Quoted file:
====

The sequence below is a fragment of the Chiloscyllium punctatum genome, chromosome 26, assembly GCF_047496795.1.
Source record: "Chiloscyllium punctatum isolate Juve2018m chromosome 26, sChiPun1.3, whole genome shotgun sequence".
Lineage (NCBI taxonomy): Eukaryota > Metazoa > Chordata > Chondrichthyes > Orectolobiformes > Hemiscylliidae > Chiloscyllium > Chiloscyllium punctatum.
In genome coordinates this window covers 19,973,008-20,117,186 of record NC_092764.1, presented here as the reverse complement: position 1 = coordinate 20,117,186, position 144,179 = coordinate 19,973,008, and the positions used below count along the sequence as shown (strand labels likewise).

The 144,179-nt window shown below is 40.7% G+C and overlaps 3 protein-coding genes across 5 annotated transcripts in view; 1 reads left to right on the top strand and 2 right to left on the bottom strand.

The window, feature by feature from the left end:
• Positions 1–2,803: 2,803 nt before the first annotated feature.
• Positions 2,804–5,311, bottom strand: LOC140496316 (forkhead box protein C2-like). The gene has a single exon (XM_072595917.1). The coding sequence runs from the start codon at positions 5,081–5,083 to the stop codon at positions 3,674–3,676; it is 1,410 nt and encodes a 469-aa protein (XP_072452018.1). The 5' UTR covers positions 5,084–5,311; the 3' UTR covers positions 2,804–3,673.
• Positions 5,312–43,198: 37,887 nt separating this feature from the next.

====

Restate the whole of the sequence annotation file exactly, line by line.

The sequence below is a fragment of the Chiloscyllium punctatum genome, chromosome 26, assembly GCF_047496795.1.
Source record: "Chiloscyllium punctatum isolate Juve2018m chromosome 26, sChiPun1.3, whole genome shotgun sequence".
Lineage (NCBI taxonomy): Eukaryota > Metazoa > Chordata > Chondrichthyes > Orectolobiformes > Hemiscylliidae > Chiloscyllium > Chiloscyllium punctatum.
In genome coordinates this window covers 19,973,008-20,117,186 of record NC_092764.1, presented here as the reverse complement: position 1 = coordinate 20,117,186, position 144,179 = coordinate 19,973,008, and the positions used below count along the sequence as shown (strand labels likewise).

The 144,179-nt window shown below is 40.7% G+C and overlaps 3 protein-coding genes across 5 annotated transcripts in view; 1 reads left to right on the top strand and 2 right to left on the bottom strand.

The window, feature by feature from the left end:
• Positions 1–2,803: 2,803 nt before the first annotated feature.
• Positions 2,804–5,311, bottom strand: LOC140496316 (forkhead box protein C2-like). The gene has a single exon (XM_072595917.1). The coding sequence runs from the start codon at positions 5,081–5,083 to the stop codon at positions 3,674–3,676; it is 1,410 nt and encodes a 469-aa protein (XP_072452018.1). The 5' UTR covers positions 5,084–5,311; the 3' UTR covers positions 2,804–3,673.
• Positions 5,312–43,198: 37,887 nt separating this feature from the next.